Discovered in 1610, Ganymede is easily visible from Earth as one of the four Galilean moons seen alongside Jupiter. All that’s needed is a small telescope or decent pair of binoculars mounted on a stand and a clear night sky.
Will Pluto be reissued its former status as a full-fledged planet? While it won’t necessarily be a topic of debate at next week’s meeting of the International Astronomical Union – the group in charge of, amongst other things, the official naming of all things extraterrestrial and thus the group responsible for voting Pluto off the planetary island three years ago – it may be the end result of new discoveries in the years ahead…the kinds of discoveries that make the most recent definitions of what signifies a “planet” hard to clarify.
Pluto, discovered in 1930 by Illinois native Clyde Tombaugh, was classified as the ninth planet until the IAU relegated it to dwarf planet status in 2006 due to some new “requirements” of planethood – notably, having enough gravitational influence to clear the path within one’s own orbit. (Illinois, by the way, officially claimed Pluto’s downgraded status as “unfair” and declared March 13, 2009 as “Pluto Day”.) This change was met with mixed reaction by the scientific community and concerned folks everywhere (at least those concerned about such things) and is still hotly debated in some circles.
At least in circles that debate such things hotly.
Anyway, some scientists – namely, Mark Sykes of Tucson’s Planetary Science Institute – think that the results of missions like NASA’s New Horizons spacecraft currently en route to Pluto will challenge the revised qualifications of planethood with their findings, perhaps demanding a re-evaluation. Sykes and others believe if an object directly orbiting a star is big enough for its own gravity to force it into a spherical shape, it should be a planet, regardless of how well it keeps its orbital room clean. Some say that Earth would have a hard time clearing the space around its orbit were it at Pluto’s distance from the sun due to the sheer length of time it takes to make the round trip. (248 years, to be exact.)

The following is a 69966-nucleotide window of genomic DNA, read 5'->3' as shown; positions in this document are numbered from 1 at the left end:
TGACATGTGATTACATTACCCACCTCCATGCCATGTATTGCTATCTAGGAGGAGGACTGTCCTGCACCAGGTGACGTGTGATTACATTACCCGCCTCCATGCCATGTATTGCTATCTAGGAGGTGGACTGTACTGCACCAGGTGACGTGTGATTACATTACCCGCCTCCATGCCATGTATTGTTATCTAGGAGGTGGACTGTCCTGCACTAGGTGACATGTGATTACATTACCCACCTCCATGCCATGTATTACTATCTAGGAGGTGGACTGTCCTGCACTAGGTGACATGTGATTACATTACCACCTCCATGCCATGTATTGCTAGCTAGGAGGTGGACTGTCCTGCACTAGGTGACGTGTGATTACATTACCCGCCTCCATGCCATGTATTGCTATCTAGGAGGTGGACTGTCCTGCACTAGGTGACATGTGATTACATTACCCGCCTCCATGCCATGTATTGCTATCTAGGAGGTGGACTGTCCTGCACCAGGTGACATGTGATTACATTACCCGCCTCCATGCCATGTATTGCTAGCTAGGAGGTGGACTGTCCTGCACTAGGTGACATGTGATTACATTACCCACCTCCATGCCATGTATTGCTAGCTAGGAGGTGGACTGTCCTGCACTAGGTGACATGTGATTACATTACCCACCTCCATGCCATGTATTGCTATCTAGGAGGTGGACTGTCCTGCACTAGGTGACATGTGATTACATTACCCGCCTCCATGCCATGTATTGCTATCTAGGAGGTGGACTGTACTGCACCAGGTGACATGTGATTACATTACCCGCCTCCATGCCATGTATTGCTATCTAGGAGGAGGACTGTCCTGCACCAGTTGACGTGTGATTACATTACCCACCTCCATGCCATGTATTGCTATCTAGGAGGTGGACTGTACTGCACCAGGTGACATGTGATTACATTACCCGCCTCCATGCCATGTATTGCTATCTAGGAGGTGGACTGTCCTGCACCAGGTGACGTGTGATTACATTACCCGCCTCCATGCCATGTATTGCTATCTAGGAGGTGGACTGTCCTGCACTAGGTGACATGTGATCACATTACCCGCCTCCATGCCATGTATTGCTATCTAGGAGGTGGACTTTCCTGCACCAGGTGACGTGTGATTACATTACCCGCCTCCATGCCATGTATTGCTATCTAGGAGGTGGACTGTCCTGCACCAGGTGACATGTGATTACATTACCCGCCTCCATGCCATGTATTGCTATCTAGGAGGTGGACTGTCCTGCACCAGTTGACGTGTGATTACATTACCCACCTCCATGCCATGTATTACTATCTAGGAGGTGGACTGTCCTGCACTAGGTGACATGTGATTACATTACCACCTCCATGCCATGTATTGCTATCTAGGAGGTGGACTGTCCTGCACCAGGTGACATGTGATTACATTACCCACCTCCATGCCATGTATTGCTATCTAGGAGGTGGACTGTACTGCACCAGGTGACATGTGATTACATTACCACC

Of course, this definition would then have to promote some other worlds to official planetary status too…such as Ceres, an exceptionally large asteroid circling the sun between Mars and Jupiter, as well as many yet-to-be discovered bodies within the Kuiper Belt region even further out than Pluto. But, according to Sykes, the status of “planet” should be given according to our expanding scientific knowledge and not kept out-of-reach purely out of tradition.
“We are shaking off the last vestiges of the mythological view of planets as special objects in the sky – and the idea that there has to be a small number of them because they’re special.” – Mark Sykes, Planetary Science Institute, Tucson, AZ.
Regardless of its classification in science journals and textbooks, the New Horizons mission will be undoubtedly reveal fascinating information about Pluto and its moon, Charon. Even with powerful instruments like the Hubble Space Telescope, at 2.6 billion miles away they only appear as blurry points of light from here. Launched in January 2006, New Horizons will arrive at Pluto in 2015, do a flyby, and then soar into the Kuiper Belt and eventually out of the solar system entirely. The data it sends back will be the most detailed information we will have ever had about this most debated-over member of our solar system.
Planet or not, the results will definitely be exciting.